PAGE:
Predicting performance of porous carbon-based electrodes for capacitive deionization towards directed design strategies

Prineha Narang is a guest web-writer for EES. Pri is a Ph.D. student in Applied Physics with Profs. Harry A. Atwater and Nathan S. Lewis at Caltech. Outside the lab, she spends her time climbing mountains and running.

Researchers, led by Dr. Volker Presser in Germany, present a methodology to directly predict the desalination performance of carbon-based electrodes for capacitive deionization (CDI), an important first step towards directed CDI design.

Carbon-based electrodes offer an energy-efficient water desalination technology that involves removal of ions from water by electrosorption in charged porous carbon electrodes. The family of carbon materials ranging from activated carbons, carbon nanotubes, exfoliated grapheme electrodes to templated carbons and carbide-derived carbons have been extensively studied for desalination by CDI. To achieve optimal performance, components of the CDI system need to be tuned to achieve both high salt electrosorption capacity and fast kinetics, simultaneously. Therefore, tools to predict the performance of a certain carbon material and CDI design are essential for device design.

Given the inherent non-linearity of desalination by porous carbons, Porada et al. in their paper, Direct Prediction of the Desalination Performance
of Porous Carbon Electrodes for Capacitive Deionization, follow a two-prong approach: i) predict the desalination performance of a carbon material based on its pore size distribution and ii) use a two-dimensional porous electrode CDI transport model to predict the actual salt electrosorption kinetics. The authors have convincingly demonstrated that there is no direct relationship between salt electrosorption capacity and typically cited pore metrics and that the salt electrosorption capacity can be predicted by analysis of the pore size distribution and the pore volume correlated with incremental pore size ranges.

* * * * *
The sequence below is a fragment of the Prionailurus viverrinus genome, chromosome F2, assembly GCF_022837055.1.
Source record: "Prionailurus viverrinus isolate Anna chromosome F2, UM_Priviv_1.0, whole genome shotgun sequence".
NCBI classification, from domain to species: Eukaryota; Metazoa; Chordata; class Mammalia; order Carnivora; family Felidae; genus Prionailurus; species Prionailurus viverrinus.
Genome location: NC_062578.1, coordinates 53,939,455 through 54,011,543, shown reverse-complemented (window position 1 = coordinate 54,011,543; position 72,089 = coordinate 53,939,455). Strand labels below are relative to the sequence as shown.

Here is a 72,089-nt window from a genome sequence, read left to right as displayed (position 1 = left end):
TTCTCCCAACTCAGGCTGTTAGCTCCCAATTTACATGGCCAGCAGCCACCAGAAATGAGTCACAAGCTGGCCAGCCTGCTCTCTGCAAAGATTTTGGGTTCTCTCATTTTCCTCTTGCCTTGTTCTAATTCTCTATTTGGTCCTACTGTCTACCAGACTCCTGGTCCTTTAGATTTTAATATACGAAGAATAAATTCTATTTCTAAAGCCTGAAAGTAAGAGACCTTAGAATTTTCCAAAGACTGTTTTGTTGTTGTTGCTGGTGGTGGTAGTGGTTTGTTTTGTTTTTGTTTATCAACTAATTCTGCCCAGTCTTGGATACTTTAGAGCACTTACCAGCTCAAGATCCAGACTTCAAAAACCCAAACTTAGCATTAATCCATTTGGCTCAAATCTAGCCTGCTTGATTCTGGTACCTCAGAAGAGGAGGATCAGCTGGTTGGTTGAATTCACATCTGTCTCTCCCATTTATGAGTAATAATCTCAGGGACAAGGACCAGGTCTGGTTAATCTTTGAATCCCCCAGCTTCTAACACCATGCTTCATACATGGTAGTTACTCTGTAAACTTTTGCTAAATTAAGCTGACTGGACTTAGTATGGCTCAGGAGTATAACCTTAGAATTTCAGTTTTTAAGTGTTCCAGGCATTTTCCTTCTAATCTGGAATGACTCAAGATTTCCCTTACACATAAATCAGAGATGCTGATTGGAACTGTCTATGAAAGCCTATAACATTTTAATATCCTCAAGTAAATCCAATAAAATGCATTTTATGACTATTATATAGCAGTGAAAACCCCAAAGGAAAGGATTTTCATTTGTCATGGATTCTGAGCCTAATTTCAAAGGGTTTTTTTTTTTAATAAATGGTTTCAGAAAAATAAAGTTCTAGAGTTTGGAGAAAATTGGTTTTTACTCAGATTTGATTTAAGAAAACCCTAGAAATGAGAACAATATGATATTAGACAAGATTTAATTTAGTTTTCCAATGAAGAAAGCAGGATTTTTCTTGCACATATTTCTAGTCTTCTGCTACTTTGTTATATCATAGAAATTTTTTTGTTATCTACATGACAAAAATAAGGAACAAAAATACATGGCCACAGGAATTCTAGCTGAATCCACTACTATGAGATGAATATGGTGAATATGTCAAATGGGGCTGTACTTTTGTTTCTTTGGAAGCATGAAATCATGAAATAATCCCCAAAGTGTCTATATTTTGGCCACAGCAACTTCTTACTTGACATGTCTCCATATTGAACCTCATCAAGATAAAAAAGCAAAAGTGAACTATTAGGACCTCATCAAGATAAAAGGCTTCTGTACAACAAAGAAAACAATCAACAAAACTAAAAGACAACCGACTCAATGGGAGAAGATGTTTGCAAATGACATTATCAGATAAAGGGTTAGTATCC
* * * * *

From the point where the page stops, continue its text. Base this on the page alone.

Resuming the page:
Despite the complexity of CDI, their work has shown the feasibility of predicting performance of different carbon-based materials in a passionately debated field. Looking ahead, the rational device design of carbon electrodes is certainly on the cards.  This paper is a must-read for anyone working in the field of carbon materials!

Read the paper here:

Direct Prediction of the Desalination Performance of Porous Carbon Electrodes for Capacitive Deionization
Slawomir Porada, Lars Borchardt, Martin Oschatz, Marek Bryjak, Jennifer Atchison, Karel J. Keesman, Stefan Kaskel, Maarten Biesheuvel and Volker Presser
DOI: 10.1039/C3EE42209G

By Prineha Narang

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